I was on financial journalist Charles Payne’s show recently talking about the progressive collapse of the once-great city of New York. Charles brought up parallels with Edward Gibbon's classic book on the Fall of Rome.
What led to this was New York announcing it would cut police funding to spend $12 billion on an apparently endless flood of migrants. Migrants who have been pulled in by open borders and generous benefits including being put up at luxury hotels at taxpayer expense, apparently forever.
Zooming out, late Rome is almost a perfect fit for New York. What was once the greatest engine of prosperity in the world, of history-changing innovation, a global center of culture, has now become a crumbling parody of itself.
A two-tier society with obscene wealth at the top fueled largely by parasitic finance. Set against a rapidly growing lower class living in progressive misery and insecurity.
The Adams administration is currently challenging the “right to shelter” rule in the state Supreme Court, arguing they need to turn some people away because the city’s resources have already buckled with the arrival of more than 110,000 asylum seekers since spring 2022.
Legal Aid, however, has challenged the push, claiming, in part, that it would only result in more people sleeping on Gotham’s streets.
Arizona Republican Kari Lake will be announcing sometime shortly that she’s running for U.S. Senate.
Lake, a staunch supporter of former President Donald Trump, has been hinting at a run for months. She’s been active in national politics since her loss in the 2022 Arizona gubernatorial race, and she’s headlining events in Iowa and Michigan this week.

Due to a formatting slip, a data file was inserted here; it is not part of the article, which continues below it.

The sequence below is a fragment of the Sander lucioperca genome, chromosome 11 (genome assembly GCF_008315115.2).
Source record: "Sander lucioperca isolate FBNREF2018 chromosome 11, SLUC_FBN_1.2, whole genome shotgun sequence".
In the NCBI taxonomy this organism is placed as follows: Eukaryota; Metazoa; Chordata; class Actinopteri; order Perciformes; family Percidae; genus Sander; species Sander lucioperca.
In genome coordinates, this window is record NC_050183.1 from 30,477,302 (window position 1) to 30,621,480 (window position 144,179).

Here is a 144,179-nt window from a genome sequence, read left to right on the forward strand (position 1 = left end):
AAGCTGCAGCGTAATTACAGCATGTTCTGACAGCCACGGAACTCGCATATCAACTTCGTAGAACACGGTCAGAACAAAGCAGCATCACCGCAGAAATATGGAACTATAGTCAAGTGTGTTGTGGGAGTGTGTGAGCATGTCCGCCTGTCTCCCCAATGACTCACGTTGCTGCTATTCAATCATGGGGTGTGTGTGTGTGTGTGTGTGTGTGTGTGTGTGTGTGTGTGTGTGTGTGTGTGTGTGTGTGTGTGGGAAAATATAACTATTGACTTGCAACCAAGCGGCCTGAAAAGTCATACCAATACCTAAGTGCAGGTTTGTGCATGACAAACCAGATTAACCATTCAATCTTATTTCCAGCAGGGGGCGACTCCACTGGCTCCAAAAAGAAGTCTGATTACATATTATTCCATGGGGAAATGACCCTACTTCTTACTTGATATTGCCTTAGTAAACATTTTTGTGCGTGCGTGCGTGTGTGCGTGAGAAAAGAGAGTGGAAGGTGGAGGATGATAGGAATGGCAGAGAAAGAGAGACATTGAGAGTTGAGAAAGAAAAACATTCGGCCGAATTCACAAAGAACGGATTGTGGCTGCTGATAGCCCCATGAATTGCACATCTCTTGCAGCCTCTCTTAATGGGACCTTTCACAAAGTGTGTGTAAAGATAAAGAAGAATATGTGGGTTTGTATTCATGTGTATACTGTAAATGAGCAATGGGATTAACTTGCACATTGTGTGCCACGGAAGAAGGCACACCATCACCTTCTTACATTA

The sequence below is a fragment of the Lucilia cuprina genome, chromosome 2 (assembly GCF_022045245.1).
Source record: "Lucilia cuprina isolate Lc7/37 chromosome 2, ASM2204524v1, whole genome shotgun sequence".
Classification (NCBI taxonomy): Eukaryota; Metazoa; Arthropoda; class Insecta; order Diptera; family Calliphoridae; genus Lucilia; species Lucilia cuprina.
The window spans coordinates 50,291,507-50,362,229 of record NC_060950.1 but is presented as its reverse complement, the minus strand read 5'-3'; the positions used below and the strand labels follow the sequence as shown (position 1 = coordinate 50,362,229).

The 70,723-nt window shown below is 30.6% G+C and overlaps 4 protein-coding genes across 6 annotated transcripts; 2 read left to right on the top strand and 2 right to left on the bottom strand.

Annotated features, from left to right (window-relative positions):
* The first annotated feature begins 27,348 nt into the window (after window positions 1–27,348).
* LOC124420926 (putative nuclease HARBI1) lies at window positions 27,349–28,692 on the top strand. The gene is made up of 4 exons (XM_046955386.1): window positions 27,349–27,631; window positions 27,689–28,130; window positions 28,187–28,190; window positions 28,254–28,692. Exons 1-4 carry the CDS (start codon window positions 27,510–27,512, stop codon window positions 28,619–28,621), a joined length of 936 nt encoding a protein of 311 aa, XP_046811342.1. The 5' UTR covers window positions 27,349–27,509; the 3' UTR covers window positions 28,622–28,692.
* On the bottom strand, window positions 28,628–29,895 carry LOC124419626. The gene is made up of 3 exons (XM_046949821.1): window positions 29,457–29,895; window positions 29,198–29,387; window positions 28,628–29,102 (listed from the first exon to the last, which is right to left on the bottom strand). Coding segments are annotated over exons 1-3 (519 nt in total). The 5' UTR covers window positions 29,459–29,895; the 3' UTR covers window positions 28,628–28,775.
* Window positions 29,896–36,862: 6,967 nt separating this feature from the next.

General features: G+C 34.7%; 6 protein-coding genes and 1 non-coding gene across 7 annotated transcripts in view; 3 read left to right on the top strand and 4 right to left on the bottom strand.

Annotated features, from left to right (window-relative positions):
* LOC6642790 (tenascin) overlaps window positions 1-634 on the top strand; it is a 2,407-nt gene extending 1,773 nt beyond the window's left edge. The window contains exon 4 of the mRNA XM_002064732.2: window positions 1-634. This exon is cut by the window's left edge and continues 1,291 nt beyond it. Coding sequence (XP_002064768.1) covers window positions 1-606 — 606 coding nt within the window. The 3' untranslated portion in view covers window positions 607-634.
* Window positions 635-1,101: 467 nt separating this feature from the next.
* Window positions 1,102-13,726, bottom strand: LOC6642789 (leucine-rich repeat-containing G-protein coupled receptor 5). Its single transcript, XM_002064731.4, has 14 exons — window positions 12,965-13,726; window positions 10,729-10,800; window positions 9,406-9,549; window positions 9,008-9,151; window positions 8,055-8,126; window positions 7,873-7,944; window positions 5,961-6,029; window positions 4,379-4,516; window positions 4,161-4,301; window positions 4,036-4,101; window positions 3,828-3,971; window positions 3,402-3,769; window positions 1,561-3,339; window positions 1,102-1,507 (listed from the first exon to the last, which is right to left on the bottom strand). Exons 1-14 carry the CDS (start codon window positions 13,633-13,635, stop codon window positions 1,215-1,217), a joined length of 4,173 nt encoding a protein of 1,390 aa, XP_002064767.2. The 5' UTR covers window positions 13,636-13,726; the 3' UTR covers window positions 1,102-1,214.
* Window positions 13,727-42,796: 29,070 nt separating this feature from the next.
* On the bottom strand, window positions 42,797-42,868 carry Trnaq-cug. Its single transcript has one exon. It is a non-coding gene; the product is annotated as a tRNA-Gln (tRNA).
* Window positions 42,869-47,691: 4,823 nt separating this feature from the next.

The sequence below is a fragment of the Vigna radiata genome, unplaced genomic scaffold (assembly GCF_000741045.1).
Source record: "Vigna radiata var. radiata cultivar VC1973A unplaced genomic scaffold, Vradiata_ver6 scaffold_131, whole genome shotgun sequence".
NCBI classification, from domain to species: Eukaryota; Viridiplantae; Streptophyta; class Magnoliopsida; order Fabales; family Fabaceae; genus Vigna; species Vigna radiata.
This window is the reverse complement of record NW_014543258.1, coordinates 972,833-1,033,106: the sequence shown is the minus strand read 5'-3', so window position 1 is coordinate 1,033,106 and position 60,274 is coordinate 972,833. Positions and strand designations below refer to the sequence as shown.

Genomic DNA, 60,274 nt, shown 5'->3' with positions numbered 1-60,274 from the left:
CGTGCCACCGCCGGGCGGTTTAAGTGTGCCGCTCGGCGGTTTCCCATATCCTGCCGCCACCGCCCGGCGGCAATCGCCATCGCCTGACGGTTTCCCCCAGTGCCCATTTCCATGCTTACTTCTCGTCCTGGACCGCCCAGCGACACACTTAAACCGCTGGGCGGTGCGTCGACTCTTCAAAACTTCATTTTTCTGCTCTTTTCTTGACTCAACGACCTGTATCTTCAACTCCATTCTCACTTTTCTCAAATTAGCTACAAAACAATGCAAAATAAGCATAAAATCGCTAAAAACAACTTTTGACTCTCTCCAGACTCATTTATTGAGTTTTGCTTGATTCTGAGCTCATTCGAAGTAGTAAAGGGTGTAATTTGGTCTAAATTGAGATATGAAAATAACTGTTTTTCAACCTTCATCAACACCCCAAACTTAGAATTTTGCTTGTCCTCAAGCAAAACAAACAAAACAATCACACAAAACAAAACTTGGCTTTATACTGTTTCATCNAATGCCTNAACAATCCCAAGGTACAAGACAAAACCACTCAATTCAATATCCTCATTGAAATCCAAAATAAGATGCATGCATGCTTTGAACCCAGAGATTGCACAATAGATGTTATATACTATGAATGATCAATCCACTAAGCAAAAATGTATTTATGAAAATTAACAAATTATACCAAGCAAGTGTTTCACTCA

“Her interest has largely frozen the GOP field for the seat, which is currently held by Sen. Kyrsten Sinema (I-Ariz.). Blake Masters, the state’s 2022 Senate nominee, appears to be lingering on the sidelines after preparing to enter the race in September,” Politico reported.
“There is no specific date set for Lake’s launch but it will almost certainly come in October, according to a person familiar with her plans who was granted anonymity to speak candidly. The Arizona race is a crucial swing state that could determine control of the Senate. Sinema’s switch to become an independent last year roiled the race for her seat. She has not said whether or not she will seek reelection and Democratic Rep. Ruben Gallego already launched a Senate campaign,” the outlet added.
Kentucky Republican Senator Rand Paul said he would move to hold up any spending bill providing more money to Ukraine as the deadline for Congress to fund the federal government approaches.
Paul, a frequent critic of foreign aid, announced on Wednesday that he would not allow an expedited funding bill that includes financial support for Ukraine to make it quickly through the Senate.
“Today I’m putting congressional leadership & [Joe Biden] on notice that I will oppose any effort to hold the federal government hostage for Ukraine funding. I will not consent to expedited passage of any spending measure that provides any more US aid to Ukraine,” he said.
In an op-ed published on Wednesday, Paul said he had concerns over what approving more aid would do to the national debt and voiced skepticism about U.S. strategy and interests in Ukraine.
In a fiery post shared Monday on X, formerly Twitter, Hollywood star John Cusack launched a scathing critique of Democrat Party elites.
The 57-year-old actor, best known for iconic roles in films such as “Say Anything” and “High Fidelity,” accused the party of abandoning the working class and “creating the precise conditions for fascism to flourish.”
“They have played a major part in creating the precise conditions for fascism to flourish – Obama corporatist democrats – are to the right of Richard Nixon on domestic policy – Don’t believe me – look it up – and Dems have sold out the working class for decades,” Cusack remarked.